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Frontiers - Art
German professor Catriona MacLeod scrutinizes sculpture in 19th-century German aesthetics.Maureen Haggerty
Catriona MacLeod acknowledges that German literature and aesthetics seem an unlikely professional focus for a scholar whose first language was Scottish Gaelic. A native of Scotland’s Outer Hebrides Islands and now a professor of German and the Edmund J. and Louise W. Kahn Professor in the Humanities, MacLeod says visits to her mother’s homeland bridged the cultural divide.
Doctoral candidate Osei Alleyne follows a musical path across the Atlantic from Africa—and back.Susan Ahlborn
Ghana is listening to Jamaica. Jamaica is listening to Ghana. And everyone is listening to hip-hop. As a doctoral candidate in anthropology and Africana studies, Osei Alleyne is tracing the trails and transformations of music between Africa and the Atlantic diaspora. He’s found that in choosing what they listen to, people are choosing how to define themselves.
Undergraduate interns did some amazing work around the world this summer.Heidi Smith
Each summer Penn Arts and Sciences offers undergraduates internships that let them hone their skills in industry, non-governmental organizations and non-profits, and cultural institutions, and to conduct research in a variety of disciplines. They also have the opportunity to travel to new parts of the globe and live life to the fullest.
Three 2014 College grads are finishing their movie with money they raised on Kickstarter.Susan Ahlborn
Most college students wonder how they’ll handle the future: whether to follow an established path, or to live a life that is free-form but risky. Jason (Jay) Jadick, C’14; Dylan Hansen-Fliedner, C’14, ENG’14; and Dane Mainella, C’14, ENG’14, explored the quandary by making a movie. Now, just two months after graduation, they’ve raised enough on Kickstarter to finish their feature.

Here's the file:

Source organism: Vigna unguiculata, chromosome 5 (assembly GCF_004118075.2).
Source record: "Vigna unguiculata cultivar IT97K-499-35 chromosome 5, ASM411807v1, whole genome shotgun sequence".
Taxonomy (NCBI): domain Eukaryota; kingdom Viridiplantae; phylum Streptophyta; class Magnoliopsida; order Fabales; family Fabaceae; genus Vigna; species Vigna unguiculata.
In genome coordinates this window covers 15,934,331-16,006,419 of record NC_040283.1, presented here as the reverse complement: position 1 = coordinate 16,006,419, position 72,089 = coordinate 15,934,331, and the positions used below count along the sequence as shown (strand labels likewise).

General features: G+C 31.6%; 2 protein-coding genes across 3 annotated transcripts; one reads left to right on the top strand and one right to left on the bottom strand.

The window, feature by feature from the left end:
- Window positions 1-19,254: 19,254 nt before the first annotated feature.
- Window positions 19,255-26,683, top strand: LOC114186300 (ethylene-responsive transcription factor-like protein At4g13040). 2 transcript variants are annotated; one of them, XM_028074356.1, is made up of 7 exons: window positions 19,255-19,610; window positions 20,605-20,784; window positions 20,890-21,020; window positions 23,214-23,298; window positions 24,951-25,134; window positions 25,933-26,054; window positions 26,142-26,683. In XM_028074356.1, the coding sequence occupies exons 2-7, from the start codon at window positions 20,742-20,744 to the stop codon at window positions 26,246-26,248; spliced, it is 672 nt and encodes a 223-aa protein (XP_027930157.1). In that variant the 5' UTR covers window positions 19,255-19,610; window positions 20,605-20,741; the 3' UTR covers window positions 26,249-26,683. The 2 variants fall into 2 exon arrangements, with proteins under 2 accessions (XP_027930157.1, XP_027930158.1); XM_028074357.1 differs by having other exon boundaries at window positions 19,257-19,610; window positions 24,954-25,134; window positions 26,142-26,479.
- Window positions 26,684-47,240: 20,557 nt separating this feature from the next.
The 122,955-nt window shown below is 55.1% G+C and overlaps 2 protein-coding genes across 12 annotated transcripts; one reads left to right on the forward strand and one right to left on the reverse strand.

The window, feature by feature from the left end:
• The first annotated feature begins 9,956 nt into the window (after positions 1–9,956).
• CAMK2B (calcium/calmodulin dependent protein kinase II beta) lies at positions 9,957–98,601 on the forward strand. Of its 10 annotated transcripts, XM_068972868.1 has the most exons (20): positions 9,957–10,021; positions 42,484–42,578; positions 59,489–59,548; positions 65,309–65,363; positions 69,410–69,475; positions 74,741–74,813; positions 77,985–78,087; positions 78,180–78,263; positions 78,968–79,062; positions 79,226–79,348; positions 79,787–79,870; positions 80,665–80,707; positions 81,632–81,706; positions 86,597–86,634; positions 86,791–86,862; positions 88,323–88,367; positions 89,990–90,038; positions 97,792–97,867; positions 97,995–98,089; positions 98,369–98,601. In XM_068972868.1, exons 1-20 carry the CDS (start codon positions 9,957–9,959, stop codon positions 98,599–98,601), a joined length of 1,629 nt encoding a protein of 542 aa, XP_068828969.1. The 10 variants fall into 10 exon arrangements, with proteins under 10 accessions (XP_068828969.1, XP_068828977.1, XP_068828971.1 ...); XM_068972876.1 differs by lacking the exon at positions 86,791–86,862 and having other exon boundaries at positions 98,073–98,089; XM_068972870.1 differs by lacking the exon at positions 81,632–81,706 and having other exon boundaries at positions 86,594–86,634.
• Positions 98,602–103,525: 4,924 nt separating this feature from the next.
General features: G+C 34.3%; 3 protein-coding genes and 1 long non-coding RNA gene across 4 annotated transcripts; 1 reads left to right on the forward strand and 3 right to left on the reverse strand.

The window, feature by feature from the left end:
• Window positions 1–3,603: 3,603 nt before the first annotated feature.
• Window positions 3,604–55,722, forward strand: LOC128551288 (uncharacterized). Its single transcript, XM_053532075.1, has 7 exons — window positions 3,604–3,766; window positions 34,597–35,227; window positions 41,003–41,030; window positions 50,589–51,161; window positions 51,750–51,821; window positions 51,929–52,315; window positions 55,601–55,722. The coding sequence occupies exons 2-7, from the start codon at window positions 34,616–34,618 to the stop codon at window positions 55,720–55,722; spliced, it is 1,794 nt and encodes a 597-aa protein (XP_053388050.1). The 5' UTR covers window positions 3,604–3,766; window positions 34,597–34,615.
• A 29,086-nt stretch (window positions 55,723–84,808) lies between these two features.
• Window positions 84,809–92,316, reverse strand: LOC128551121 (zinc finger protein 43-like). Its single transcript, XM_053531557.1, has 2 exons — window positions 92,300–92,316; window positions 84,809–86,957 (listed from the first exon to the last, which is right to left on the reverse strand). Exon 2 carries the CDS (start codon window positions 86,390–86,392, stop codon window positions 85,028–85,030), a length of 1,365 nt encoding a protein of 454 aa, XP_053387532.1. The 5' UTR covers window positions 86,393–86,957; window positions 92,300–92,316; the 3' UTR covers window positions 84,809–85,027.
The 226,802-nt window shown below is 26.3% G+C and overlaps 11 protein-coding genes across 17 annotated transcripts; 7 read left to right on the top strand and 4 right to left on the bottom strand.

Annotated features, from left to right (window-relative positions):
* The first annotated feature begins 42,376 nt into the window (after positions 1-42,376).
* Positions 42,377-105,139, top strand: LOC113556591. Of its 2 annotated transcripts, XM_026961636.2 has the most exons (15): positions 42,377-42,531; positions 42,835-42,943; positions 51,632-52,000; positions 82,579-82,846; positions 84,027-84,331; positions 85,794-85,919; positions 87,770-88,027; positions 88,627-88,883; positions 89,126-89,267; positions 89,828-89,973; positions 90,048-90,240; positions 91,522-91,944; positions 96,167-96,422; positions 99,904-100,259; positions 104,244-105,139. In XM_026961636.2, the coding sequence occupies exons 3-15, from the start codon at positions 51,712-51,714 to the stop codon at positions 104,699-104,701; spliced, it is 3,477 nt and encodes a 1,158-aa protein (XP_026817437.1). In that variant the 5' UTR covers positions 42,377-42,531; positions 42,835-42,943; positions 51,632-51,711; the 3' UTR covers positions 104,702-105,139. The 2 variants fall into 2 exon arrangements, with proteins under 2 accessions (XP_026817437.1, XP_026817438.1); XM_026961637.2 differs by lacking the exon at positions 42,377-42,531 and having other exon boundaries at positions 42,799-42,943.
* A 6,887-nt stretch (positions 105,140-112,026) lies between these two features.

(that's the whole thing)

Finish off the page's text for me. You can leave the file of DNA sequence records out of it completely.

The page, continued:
English graduate student Jason Zuzga’s summer course tackles aliens, monsters, and what it means to be human.Lini Kadaba
In The Botanic Garden, 18th-century poet and naturalist Erasmus Darwin juxtaposed lyrical, erotic poetry about plant reproduction against dry, technical prose based on Linnaeus’ classification system, all to teach the populace a thing or two about botany.
Students experiment with sound, theatre technique, and interdisciplinary learning.Alexis Van Eyken
This past April, students in Theatre Arts Program Director Marcia Ferguson’s improvisation class learned something about experimentation from some of Philadelphia’s leading innovators of performance.
Faculty, students, and alumni provide quick expert takes on topics ranging from urban development in ancient Rome to movie franchise reboots.Blake Cole
This year marked the fourth edition of the School’s Alumni Weekend 60-Second Slam. The event—an extension of our 60-Second Lecture Series—pits our most insightful faculty, students, and alumni against one another in their mission to provide a quick expert take on topics ranging from urban development in ancient Rome to movie franchise reboots.
Visual Studies majors look at all the ways we see.Susan Ahlborn
Penn’s visual studies majors learn to see vision as a process of both brain and mind. They study vision science and the workings of the brain along with as philosophical considerations of vision and the history of how humans have used vision for cultural expression.
LPS' Joseph Hallman's classical compositions earn him a Grammy nod.Blake Cole
From nine to five, Joseph Hallman works at Penn’s College of Liberal and Professional Studies, interfacing with faculty and departments on course logistics. Outside the office, however, Hallman has a side gig dreaming up musical landscapes that recently landed him a Grammy nod.
Doctoral student Meg Andrews studies the slums of Rome.Susan Ahlborn
Ancient Rome’s Subura was not a place you would want be after dark. Juvenal described the area as having mille pericula saevae urbis, the “thousand dangers of a savage city.” It’s not the kind of place you’d expect the emperors of Rome to immortalize with monuments, but Art and Archaeology of the Mediterranean World doctoral candidate Margaret Andrews thinks that they did—in a way.
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